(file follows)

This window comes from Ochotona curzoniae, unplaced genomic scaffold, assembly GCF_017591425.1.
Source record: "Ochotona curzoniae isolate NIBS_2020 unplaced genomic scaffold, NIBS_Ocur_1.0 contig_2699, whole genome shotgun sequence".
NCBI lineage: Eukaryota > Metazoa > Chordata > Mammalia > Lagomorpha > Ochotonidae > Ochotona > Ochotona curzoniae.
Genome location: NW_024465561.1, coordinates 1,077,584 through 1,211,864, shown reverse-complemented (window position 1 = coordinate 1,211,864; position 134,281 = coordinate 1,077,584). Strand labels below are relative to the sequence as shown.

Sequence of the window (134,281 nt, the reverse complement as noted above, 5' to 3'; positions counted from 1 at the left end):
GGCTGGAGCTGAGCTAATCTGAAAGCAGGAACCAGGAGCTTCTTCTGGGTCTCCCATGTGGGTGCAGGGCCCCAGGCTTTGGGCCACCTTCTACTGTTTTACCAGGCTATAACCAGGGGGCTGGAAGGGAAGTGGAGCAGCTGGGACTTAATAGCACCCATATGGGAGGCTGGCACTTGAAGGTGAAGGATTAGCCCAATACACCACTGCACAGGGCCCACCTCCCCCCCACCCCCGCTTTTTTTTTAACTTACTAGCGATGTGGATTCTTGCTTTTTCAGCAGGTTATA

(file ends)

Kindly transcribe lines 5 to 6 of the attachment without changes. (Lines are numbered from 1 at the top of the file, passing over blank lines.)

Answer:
Sequence of the window (134,281 nt, the reverse complement as noted above, 5' to 3'; positions counted from 1 at the left end):
GGCTGGAGCTGAGCTAATCTGAAAGCAGGAACCAGGAGCTTCTTCTGGGTCTCCCATGTGGGTGCAGGGCCCCAGGCTTTGGGCCACCTTCTACTGTTTTACCAGGCTATAACCAGGGGGCTGGAAGGGAAGTGGAGCAGCTGGGACTTAATAGCACCCATATGGGAGGCTGGCACTTGAAGGTGAAGGATTAGCCCAATACACCACTGCACAGGGCCCACCTCCCCCCCACCCCCGCTTTTTTTTTAACTTACTAGCGATGTGGATTCTTGCTTTTTCAGCAGGTTATA